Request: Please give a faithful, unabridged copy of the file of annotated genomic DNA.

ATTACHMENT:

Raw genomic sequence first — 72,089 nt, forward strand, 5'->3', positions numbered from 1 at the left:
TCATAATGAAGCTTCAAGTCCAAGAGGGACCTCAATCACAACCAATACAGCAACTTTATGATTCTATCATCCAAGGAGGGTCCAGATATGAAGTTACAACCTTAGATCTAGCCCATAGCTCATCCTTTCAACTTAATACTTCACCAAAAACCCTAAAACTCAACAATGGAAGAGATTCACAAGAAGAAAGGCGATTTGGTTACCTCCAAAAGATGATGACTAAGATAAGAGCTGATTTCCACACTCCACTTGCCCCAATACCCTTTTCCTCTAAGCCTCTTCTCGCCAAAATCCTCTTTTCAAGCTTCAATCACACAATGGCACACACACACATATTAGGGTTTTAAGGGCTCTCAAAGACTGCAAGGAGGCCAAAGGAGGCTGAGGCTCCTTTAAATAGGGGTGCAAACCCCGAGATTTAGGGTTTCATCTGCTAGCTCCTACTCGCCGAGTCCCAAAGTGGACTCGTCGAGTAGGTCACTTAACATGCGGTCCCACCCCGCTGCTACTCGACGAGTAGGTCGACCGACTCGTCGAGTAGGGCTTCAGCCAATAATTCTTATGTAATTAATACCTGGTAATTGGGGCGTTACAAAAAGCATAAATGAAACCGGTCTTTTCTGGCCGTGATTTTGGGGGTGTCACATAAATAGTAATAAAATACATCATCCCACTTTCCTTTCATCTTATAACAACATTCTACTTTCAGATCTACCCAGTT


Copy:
Raw genomic sequence first — 72,089 nt, forward strand, 5'->3', positions numbered from 1 at the left:
TCATAATGAAGCTTCAAGTCCAAGAGGGACCTCAATCACAACCAATACAGCAACTTTATGATTCTATCATCCAAGGAGGGTCCAGATATGAAGTTACAACCTTAGATCTAGCCCATAGCTCATCCTTTCAACTTAATACTTCACCAAAAACCCTAAAACTCAACAATGGAAGAGATTCACAAGAAGAAAGGCGATTTGGTTACCTCCAAAAGATGATGACTAAGATAAGAGCTGATTTCCACACTCCACTTGCCCCAATACCCTTTTCCTCTAAGCCTCTTCTCGCCAAAATCCTCTTTTCAAGCTTCAATCACACAATGGCACACACACACATATTAGGGTTTTAAGGGCTCTCAAAGACTGCAAGGAGGCCAAAGGAGGCTGAGGCTCCTTTAAATAGGGGTGCAAACCCCGAGATTTAGGGTTTCATCTGCTAGCTCCTACTCGCCGAGTCCCAAAGTGGACTCGTCGAGTAGGTCACTTAACATGCGGTCCCACCCCGCTGCTACTCGACGAGTAGGTCGACCGACTCGTCGAGTAGGGCTTCAGCCAATAATTCTTATGTAATTAATACCTGGTAATTGGGGCGTTACAAAAAGCATAAATGAAACCGGTCTTTTCTGGCCGTGATTTTGGGGGTGTCACATAAATAGTAATAAAATACATCATCCCACTTTCCTTTCATCTTATAACAACATTCTACTTTCAGATCTACCCAGTT